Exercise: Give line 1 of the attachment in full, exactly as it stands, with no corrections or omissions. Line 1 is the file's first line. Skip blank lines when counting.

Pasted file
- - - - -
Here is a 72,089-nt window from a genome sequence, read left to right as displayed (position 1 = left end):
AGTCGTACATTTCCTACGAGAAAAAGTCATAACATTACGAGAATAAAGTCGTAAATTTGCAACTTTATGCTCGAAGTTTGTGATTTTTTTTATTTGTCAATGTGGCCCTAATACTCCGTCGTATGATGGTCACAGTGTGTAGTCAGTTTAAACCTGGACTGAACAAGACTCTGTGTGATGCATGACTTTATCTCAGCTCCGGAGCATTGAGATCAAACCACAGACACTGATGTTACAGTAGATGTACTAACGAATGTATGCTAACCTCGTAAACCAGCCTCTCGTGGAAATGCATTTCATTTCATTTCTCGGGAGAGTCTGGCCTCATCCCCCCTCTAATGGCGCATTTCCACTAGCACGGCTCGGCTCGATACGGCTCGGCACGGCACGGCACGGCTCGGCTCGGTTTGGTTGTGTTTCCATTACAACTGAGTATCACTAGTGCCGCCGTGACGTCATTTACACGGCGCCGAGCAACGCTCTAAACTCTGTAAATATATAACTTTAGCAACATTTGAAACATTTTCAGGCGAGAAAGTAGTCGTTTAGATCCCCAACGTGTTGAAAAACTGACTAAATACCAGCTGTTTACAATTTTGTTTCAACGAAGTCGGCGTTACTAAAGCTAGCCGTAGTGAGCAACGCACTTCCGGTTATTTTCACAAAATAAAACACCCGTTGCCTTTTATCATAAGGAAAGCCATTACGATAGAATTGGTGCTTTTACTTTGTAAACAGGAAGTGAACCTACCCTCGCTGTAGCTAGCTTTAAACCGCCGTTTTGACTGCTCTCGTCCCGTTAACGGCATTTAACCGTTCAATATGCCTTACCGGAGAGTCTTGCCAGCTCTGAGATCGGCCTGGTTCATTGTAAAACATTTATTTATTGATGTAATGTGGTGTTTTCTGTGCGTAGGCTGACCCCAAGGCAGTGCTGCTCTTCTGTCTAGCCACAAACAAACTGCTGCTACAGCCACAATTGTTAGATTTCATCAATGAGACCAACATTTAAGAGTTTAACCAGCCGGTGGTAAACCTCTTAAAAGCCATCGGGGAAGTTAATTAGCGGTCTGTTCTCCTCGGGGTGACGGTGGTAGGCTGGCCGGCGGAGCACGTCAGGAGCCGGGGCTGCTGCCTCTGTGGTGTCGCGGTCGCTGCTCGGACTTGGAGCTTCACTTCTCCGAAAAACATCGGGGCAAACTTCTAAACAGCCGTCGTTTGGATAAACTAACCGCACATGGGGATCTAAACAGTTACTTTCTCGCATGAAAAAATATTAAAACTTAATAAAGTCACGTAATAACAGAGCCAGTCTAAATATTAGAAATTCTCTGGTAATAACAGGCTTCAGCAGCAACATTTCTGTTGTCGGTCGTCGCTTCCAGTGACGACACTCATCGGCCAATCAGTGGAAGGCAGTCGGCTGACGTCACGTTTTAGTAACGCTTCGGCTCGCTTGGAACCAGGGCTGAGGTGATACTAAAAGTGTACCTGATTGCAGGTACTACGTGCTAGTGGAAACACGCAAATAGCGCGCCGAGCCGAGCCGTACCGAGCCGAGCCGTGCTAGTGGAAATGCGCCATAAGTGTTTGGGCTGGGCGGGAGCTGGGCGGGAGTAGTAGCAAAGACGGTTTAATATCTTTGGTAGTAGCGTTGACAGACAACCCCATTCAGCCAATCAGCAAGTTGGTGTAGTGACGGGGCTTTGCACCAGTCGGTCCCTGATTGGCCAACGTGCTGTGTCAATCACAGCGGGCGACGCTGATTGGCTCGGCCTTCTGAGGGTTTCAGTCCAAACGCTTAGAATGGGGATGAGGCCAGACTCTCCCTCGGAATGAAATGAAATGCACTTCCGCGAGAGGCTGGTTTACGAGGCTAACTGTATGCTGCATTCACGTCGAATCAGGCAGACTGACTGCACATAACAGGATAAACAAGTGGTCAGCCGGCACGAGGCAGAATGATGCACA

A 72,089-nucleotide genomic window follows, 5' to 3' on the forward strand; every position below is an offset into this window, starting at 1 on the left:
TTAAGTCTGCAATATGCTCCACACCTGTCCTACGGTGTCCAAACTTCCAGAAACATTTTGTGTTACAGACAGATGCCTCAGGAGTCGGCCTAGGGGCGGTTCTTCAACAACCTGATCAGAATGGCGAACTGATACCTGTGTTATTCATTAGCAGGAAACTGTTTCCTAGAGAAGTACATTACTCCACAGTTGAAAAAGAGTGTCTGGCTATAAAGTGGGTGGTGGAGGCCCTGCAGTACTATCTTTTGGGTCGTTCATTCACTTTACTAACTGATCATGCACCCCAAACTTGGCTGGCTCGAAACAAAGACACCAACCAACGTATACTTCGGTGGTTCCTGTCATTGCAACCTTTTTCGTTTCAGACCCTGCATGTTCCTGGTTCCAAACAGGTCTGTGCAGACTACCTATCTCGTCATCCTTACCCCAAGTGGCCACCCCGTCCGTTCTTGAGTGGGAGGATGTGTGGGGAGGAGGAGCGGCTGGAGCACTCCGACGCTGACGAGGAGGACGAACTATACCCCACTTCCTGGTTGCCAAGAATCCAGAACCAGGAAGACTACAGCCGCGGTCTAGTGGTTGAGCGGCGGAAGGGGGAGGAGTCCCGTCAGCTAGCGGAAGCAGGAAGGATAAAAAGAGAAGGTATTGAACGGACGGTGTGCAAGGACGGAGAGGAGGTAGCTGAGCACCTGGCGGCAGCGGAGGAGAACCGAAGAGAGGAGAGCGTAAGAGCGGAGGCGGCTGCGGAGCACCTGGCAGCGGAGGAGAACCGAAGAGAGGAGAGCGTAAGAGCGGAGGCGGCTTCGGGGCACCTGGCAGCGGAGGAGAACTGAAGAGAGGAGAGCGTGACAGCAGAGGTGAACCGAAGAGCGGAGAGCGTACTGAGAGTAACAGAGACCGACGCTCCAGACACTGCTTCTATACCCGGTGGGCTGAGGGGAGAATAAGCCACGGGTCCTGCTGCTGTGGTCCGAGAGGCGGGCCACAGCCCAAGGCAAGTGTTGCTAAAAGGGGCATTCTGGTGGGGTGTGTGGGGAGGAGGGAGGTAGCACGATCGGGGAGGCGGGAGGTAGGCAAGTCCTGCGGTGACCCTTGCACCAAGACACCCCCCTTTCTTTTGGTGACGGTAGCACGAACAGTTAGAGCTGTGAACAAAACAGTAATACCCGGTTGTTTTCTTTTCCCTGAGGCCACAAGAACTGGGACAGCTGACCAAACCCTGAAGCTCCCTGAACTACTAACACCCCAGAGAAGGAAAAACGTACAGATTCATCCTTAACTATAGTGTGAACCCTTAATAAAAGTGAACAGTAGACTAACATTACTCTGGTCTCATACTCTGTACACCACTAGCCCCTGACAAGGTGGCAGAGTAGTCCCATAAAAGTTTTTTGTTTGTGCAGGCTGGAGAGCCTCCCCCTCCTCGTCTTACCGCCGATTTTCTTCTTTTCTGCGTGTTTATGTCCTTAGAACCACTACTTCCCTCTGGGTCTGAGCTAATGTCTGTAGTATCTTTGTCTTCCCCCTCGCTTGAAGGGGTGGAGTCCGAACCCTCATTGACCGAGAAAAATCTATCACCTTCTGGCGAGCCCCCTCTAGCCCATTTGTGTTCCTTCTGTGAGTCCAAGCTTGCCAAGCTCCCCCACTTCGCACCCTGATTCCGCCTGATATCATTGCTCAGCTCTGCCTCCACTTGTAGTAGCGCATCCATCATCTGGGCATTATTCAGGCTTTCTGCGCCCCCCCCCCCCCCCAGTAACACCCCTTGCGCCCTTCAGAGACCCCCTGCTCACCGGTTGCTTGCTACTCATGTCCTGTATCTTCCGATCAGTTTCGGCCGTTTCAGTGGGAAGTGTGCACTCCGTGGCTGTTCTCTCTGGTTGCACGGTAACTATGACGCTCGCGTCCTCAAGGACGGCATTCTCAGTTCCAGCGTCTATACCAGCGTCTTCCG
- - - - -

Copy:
Here is a 72,089-nt window from a genome sequence, read left to right as displayed (position 1 = left end):